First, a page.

SIPP  

FSCS receives 1,474 claims against defunct Sipp

FSCS receives 1,474 claims against defunct Sipp

The Financial Services Compensation Scheme has received 1,474 claims against collapsed self-invested personal pension (Sipp) provider Berkeley Burke, which could see the scheme pay out more than a hundred million pounds in compensation.

The lifeboat scheme told FTAdviser it is due to pass the claims on to its claims processing teams after it found at least one of them to be eligible.

The lifeboat scheme put Berkeley Burke into default yesterday (April 1) and claims will now be processed to determine the level of compensation payable to clients affected.

The FSCS’s investigations into the defunct provider focussed on due diligence failings before allowing customers to make unregulated investments with their pensions. 

It is not known how much the compensation amount will be just yet but the administrator of Berkeley Burke’s Sipp arm, Adrian Allen, previously estimated the FSCS could end up footing a claims bill of up to £158m.

The scheme pays a maximum of £85,000 on individual investment claims, amounting to £125m if all claims received to date are eligible for the maximum payout.

The FSCS said it was aware that independent financial advisers recommended many Berkeley Burke clients to transfer their existing pensions into a Berkeley Burke Sipp and has already paid out £54m on 1,400 claims against IFAs.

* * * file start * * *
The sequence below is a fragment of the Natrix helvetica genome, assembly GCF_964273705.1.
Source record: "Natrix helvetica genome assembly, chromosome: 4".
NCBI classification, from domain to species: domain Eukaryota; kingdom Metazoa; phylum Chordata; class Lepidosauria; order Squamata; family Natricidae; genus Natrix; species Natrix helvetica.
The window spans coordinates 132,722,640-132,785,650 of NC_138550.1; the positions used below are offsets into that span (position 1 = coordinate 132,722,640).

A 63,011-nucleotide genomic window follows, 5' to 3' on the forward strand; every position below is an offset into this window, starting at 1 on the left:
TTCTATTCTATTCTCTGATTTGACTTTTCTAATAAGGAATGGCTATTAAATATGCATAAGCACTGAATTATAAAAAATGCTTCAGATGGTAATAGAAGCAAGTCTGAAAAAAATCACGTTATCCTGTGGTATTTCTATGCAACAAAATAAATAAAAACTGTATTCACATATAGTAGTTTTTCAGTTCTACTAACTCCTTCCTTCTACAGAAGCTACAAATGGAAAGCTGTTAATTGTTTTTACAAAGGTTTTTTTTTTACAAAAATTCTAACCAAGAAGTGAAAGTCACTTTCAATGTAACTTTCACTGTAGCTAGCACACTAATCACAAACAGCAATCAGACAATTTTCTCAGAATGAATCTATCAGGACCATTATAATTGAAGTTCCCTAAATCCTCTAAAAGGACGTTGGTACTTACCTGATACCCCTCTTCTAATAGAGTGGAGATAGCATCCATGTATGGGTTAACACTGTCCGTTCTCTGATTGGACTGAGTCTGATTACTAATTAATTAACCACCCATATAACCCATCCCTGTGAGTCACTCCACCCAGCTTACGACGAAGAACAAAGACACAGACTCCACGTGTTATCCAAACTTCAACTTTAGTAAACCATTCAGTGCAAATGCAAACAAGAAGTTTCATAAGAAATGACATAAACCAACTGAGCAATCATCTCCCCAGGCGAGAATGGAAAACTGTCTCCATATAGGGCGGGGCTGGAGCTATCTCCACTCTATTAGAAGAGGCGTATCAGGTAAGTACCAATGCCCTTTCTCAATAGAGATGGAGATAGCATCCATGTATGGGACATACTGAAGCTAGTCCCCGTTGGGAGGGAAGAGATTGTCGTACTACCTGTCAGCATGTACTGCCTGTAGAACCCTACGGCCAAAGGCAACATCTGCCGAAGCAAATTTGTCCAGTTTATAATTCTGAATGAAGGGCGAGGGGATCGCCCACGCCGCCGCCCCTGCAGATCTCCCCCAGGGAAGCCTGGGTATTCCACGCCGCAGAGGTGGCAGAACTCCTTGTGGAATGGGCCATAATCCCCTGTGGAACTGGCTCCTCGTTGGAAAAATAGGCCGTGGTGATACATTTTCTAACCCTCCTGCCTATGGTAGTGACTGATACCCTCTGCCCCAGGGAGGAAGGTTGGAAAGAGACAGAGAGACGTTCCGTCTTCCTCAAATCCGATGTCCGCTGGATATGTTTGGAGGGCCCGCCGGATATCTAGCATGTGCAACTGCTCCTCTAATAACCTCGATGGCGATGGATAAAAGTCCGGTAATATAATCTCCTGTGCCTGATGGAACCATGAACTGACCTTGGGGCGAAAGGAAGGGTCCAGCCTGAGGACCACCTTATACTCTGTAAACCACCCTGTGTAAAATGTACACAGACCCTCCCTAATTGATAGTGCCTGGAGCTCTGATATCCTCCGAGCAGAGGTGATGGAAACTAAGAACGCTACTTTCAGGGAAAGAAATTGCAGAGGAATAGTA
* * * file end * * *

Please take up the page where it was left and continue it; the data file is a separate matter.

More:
After the transfer, customers had their pension funds placed in high-risk, non-standard investments of which some have since become illiquid, which means they can’t be sold or traded.

Berkeley Burke went into administration last year because it was unable to cover the cost of defending claims made against it in relation to high risk investments made between 2010 and 2012.

This was after it dropped its appeal against a Financial Ombudsman Service decision from 2014 which ordered it to compensate a client after it failed to carry out adviser-style due diligence on his investment.

The Court of Appeal decided to let Berkeley Burke appeal the decision last year after it said the decision was potentially one of "considerable and wider importance within the industry and for customers". But it was dropped in October because of a lack of funding.

Following its collapse RSM, the company appointed as administrators, announced the Sipp arm of the business would be sold out of administration in a pre-pack deal with Hartley Pensions.

But Hartley Pensions did not take on liability for the outstanding claims, meaning they would land at the FSCS.

The remaining Berkeley Burke group has no ties to the now defunct Sipp business and no other companies within the group are affected.

amy.austin@ft.com 

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